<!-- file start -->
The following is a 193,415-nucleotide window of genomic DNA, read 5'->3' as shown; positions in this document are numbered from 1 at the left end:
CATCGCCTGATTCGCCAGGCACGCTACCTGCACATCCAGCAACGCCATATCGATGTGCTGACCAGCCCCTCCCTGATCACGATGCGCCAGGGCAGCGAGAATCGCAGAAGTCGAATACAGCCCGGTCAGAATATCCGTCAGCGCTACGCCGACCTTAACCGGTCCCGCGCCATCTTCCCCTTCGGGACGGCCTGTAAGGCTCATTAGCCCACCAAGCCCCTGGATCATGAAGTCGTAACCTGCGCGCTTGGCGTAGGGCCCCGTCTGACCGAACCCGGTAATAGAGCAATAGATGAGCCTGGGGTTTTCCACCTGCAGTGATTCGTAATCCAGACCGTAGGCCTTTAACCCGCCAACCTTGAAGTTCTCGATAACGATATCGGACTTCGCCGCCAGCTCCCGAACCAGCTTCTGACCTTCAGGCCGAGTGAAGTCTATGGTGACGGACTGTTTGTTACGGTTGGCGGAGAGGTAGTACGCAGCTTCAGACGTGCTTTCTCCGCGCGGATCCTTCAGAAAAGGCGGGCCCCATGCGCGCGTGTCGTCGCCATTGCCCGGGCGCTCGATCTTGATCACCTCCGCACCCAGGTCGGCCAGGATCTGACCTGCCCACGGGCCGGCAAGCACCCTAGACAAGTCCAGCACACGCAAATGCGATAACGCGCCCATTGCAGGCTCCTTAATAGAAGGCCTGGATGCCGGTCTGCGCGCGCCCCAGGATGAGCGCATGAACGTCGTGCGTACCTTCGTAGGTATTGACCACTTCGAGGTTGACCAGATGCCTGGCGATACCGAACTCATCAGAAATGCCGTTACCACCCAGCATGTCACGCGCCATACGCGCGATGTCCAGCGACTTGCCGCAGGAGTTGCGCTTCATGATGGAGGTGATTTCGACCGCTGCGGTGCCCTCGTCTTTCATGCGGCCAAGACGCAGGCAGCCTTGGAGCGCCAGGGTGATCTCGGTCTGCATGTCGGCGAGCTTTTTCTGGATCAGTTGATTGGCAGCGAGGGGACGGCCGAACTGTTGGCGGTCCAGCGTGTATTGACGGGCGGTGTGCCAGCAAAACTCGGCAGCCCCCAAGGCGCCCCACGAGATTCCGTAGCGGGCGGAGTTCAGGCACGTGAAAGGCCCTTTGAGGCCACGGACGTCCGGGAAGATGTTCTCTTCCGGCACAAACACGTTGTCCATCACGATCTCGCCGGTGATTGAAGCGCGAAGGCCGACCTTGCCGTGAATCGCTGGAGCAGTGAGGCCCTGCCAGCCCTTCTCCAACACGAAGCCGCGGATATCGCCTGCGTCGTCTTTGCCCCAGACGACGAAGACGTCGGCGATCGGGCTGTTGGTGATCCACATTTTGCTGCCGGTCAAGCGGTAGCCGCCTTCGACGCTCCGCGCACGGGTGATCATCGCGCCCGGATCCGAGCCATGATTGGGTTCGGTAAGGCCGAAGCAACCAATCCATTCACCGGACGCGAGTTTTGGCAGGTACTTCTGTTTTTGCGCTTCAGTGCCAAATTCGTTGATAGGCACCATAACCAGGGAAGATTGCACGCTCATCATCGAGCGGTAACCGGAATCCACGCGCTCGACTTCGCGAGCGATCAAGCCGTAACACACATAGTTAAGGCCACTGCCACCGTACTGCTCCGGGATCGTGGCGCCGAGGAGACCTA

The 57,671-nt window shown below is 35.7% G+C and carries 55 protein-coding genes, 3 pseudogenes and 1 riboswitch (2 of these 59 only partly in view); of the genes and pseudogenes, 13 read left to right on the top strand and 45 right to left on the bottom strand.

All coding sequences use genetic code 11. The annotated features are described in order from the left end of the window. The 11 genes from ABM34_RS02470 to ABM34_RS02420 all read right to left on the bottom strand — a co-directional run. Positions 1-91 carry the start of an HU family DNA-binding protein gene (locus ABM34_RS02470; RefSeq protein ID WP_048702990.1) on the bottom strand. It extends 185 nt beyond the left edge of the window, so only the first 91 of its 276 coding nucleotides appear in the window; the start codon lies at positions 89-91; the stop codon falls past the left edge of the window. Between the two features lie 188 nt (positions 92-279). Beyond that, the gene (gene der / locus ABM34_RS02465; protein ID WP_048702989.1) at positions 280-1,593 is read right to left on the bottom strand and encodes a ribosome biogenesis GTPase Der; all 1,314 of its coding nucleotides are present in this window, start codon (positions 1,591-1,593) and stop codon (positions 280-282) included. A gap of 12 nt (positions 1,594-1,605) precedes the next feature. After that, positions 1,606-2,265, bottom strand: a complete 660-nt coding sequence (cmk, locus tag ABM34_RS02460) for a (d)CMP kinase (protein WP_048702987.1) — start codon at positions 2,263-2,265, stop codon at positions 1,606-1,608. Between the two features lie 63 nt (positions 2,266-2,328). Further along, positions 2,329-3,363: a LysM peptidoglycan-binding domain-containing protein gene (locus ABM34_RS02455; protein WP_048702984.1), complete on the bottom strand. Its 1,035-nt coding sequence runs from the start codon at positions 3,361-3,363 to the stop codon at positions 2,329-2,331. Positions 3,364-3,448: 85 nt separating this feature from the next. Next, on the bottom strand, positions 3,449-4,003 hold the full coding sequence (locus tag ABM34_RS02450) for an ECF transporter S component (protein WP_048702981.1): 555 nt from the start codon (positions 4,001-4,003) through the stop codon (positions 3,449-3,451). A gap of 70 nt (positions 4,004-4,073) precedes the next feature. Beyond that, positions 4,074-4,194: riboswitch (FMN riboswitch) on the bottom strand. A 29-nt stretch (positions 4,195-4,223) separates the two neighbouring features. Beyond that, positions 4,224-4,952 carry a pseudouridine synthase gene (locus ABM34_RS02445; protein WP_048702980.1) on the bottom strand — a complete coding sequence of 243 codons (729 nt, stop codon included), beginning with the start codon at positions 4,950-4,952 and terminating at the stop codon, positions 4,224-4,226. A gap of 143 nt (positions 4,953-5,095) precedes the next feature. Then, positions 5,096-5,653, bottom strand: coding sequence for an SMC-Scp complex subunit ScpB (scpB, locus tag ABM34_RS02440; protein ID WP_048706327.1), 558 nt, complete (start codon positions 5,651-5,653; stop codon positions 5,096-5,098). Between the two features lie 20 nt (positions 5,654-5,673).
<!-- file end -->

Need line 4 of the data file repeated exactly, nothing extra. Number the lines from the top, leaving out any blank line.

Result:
All coding sequences use genetic code 11. The annotated features are described in order from the left end of the window. The 11 genes from ABM34_RS02470 to ABM34_RS02420 all read right to left on the bottom strand — a co-directional run. Positions 1-91 carry the start of an HU family DNA-binding protein gene (locus ABM34_RS02470; RefSeq protein ID WP_048702990.1) on the bottom strand. It extends 185 nt beyond the left edge of the window, so only the first 91 of its 276 coding nucleotides appear in the window; the start codon lies at positions 89-91; the stop codon falls past the left edge of the window. Between the two features lie 188 nt (positions 92-279). Beyond that, the gene (gene der / locus ABM34_RS02465; protein ID WP_048702989.1) at positions 280-1,593 is read right to left on the bottom strand and encodes a ribosome biogenesis GTPase Der; all 1,314 of its coding nucleotides are present in this window, start codon (positions 1,591-1,593) and stop codon (positions 280-282) included. A gap of 12 nt (positions 1,594-1,605) precedes the next feature. After that, positions 1,606-2,265, bottom strand: a complete 660-nt coding sequence (cmk, locus tag ABM34_RS02460) for a (d)CMP kinase (protein WP_048702987.1) — start codon at positions 2,263-2,265, stop codon at positions 1,606-1,608. Between the two features lie 63 nt (positions 2,266-2,328). Further along, positions 2,329-3,363: a LysM peptidoglycan-binding domain-containing protein gene (locus ABM34_RS02455; protein WP_048702984.1), complete on the bottom strand. Its 1,035-nt coding sequence runs from the start codon at positions 3,361-3,363 to the stop codon at positions 2,329-2,331. Positions 3,364-3,448: 85 nt separating this feature from the next. Next, on the bottom strand, positions 3,449-4,003 hold the full coding sequence (locus tag ABM34_RS02450) for an ECF transporter S component (protein WP_048702981.1): 555 nt from the start codon (positions 4,001-4,003) through the stop codon (positions 3,449-3,451). A gap of 70 nt (positions 4,004-4,073) precedes the next feature. Beyond that, positions 4,074-4,194: riboswitch (FMN riboswitch) on the bottom strand. A 29-nt stretch (positions 4,195-4,223) separates the two neighbouring features. Beyond that, positions 4,224-4,952 carry a pseudouridine synthase gene (locus ABM34_RS02445; protein WP_048702980.1) on the bottom strand — a complete coding sequence of 243 codons (729 nt, stop codon included), beginning with the start codon at positions 4,950-4,952 and terminating at the stop codon, positions 4,224-4,226. A gap of 143 nt (positions 4,953-5,095) precedes the next feature. Then, positions 5,096-5,653, bottom strand: coding sequence for an SMC-Scp complex subunit ScpB (scpB, locus tag ABM34_RS02440; protein ID WP_048706327.1), 558 nt, complete (start codon positions 5,651-5,653; stop codon positions 5,096-5,098). Between the two features lie 20 nt (positions 5,654-5,673).